Captain Kirk vs. the Romulans
The Mission: Investigate the attacks on Earth outposts along the Romulan Neutral Zone.
Planets visited: None. We do get visual contact with Earth Outpost 4, one of seven such outposts built into asteroids along the Federation side of the Neutral Zone.
Looking at the chart we see in the episode, we can get an idea of the layout of this region of space. Strangely enough, although the crew talk of the planets Romulus and Remus, we see points on the map labelled as Romulus and Romii. Some fans have suggested that Romii must be the native Romulan name for Remus, or that it simply represents another designation, maybe ‘Rom II.’ However, the Neutral Zone is later established as being a light year across, and the Romulan homeworlds as being sister planets in the same system. The chart therefore shows that Romulus and Romii are about a light year apart, so they must be neighbouring star systems. So Romii is just another system, very near to the one containing Romulus (and also Remus).
Famous Firsts: First appearance of the Romulans. First role for Mark Lenard in the series.
Future History: Over a century before this episode, Earth forces fought a war with the Romulans. Spock describes it thus: “This conflict was fought, by our standards today, with primitive atomic weapons and in primitive space vessels which allowed no quarter, no captives. Nor was there even ship-to-ship, visual communication; therefore, no human, Romulan, or ally has ever seen the other.”
A lot of this has been retconned into submission by the Enterprise series, which is set during the lead-up to the war (and presumably would have shown it, if it hadn’t been cancelled). The technology we see in Archer’s time is more advanced than that which Spock describes; however, the series sticks to continuity by not having any human or Romulan force see each other face to face. Some Vulcans, however, were in contact with the Romulans, although this was part of a conspiracy so presumably wouldn’t be common historical knowledge. Spock mentions allies - Enterprise suggests the Vulcans, Andorians and Tellarites were also involved in the war on the side of Earth, and Star Trek Nemesis informs us that the Romulans used Remans as ground forces, which might also help explain the lack of human-Romulan contact.
Alien Life Forms: The Romulans make their first appearance. The crew are stunned to see that they look like… Mr Spock! (Actually, the first one they see looks like his dad.) Spock recommends attacking the Romulan forces on the basis that “Vulcan, like Earth, had its aggressive, colonising period,” and that any Vulcans who still lived this way would be extremely dangerous. The fact that they look like Vulcans throws some suspicion on Spock, especially from Crewman Stiles, whose family fought in the Romulan War. (Funny how nobody ever becomes suspicious when aliens who look just humans show up and start acting maliciously, isn’t it?)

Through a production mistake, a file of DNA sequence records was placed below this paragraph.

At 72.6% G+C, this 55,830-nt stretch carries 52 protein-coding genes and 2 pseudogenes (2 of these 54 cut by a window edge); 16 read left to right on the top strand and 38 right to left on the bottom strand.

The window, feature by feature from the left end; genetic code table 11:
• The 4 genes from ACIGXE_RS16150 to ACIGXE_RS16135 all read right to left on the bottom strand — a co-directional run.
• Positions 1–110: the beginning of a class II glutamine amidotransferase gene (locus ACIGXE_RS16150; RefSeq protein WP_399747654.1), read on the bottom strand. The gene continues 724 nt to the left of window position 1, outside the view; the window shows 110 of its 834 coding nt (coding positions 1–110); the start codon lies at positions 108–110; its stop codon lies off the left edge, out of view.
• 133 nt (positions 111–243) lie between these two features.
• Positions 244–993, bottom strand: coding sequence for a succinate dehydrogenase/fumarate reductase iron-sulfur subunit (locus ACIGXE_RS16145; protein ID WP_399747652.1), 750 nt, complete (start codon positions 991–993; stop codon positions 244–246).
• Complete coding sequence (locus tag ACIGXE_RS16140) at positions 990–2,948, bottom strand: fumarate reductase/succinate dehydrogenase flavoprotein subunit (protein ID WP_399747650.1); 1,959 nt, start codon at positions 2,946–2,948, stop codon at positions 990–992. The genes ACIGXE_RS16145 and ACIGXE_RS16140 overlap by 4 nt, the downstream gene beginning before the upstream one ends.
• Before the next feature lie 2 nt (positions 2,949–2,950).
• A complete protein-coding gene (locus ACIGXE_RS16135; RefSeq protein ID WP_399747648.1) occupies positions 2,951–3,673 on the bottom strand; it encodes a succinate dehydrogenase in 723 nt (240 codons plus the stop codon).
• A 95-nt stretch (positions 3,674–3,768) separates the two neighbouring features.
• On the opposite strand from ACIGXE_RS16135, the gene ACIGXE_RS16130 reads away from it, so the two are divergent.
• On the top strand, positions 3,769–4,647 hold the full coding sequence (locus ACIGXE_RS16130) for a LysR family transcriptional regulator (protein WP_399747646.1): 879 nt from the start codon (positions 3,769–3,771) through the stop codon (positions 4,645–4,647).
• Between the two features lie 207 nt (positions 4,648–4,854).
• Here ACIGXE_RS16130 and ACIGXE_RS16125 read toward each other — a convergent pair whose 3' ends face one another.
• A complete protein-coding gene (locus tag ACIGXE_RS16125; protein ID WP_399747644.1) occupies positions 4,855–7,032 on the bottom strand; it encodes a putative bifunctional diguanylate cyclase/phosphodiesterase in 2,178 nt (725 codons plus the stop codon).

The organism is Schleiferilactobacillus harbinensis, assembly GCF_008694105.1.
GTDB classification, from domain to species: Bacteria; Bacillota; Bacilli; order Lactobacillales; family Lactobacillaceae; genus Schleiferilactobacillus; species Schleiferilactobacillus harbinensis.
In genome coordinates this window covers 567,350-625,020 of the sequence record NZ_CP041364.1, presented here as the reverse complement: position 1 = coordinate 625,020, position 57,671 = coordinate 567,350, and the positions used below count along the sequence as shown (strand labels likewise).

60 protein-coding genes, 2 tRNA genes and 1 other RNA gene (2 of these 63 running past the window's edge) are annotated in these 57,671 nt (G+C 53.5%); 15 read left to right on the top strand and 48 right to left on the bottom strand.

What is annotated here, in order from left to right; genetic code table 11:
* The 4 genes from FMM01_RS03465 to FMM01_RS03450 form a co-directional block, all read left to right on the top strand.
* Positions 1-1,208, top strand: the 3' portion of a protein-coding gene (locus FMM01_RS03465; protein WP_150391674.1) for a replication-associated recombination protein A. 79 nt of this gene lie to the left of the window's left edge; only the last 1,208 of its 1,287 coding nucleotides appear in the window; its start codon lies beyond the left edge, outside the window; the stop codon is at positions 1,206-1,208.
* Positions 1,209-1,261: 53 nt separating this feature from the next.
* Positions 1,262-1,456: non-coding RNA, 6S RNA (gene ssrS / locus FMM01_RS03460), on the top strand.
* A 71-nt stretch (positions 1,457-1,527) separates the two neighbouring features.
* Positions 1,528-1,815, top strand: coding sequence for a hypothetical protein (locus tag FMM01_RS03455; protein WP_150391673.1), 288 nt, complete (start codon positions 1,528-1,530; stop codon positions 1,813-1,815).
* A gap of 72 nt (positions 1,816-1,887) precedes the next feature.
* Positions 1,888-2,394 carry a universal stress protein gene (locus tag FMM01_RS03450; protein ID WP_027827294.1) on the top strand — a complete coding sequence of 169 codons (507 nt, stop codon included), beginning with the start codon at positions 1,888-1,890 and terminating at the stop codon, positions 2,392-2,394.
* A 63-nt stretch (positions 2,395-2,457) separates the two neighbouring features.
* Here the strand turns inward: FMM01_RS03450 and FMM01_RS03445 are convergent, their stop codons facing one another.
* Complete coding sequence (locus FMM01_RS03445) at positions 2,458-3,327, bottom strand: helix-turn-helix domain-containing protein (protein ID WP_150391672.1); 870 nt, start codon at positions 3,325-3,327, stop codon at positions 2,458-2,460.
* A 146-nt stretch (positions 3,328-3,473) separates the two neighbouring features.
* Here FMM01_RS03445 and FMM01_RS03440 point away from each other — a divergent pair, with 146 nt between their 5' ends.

The Romulan society is clearly loosely based on the Romans: they rule an empire, wear helmets, have ranks like Centurion and names like Dacius, etc. Given how long Vulcans live, some of the older Romulans may have even fought in the war with Earth.
Future Treknology: The Romulans fly a ship called a Bird-of-Prey, which has been painted with an eagle design on its underside. It’s fitted with a cloaking device to allow it to become invisible, something previously thought practically impossible due to the energy requirements (another thing retconned by Enterprise, in which both the Romulans and Suliban use cloaks). It has to de-cloak to fire its new, powerful weapon, a device that fires an extremely powerful ball of plasma. Luckily, this has a limited range. It also carries nuclear warheads for sneak attacks. Scotty says the ship’s power is “simple impulse” and can therefore be outrun. He surely can’t mean it’s limited to an impulse engine, or it would be incapable of travelling interstellar distances.
Captain James T: Rises to the challenge on an extended game of cat-and-mouse with Romulan ship, despite balking at the concept of initiating war with the Empire. Uhura reports that Command will back his decision, so they clearly have a great deal of faith in him. He immediately defends Spock against Stiles’s accusations. The Romulan Commander admires him; in his last moments, he even declares that “In a different reality, I could have called you friend.” (A different reality, eh? Perhaps in a future movie…?)
Green-Blooded Hobgoblin: Does little to defend himself against Stiles’s accusations. He considers attack a logical choice of action in these circumstances. He doesn’t hesitate to rescue Stiles from the gas leak in the phaser room at the risk of his own life - although he does make sure to fire the phasers first.
Trek Stars: Mark Lenard, later to be better known as Sarek of Vulcan, plays the Romulan Commander. He’s fantastic as a man worn down by years of military service, sick of seeing his comrades killed in front of him. He gets to say things like “Danger and I are old companions” and genuinely makes it sound serious.
Sexy Trek: Kirk and Rand have a squeeze when it looks like they may be facing destruction at the hands of the Romulans. Kirk acts to marry two of his officers in the opening scene; the wedding is never completed, and it's painfully obvious that the groom will be killed during the course of the episode.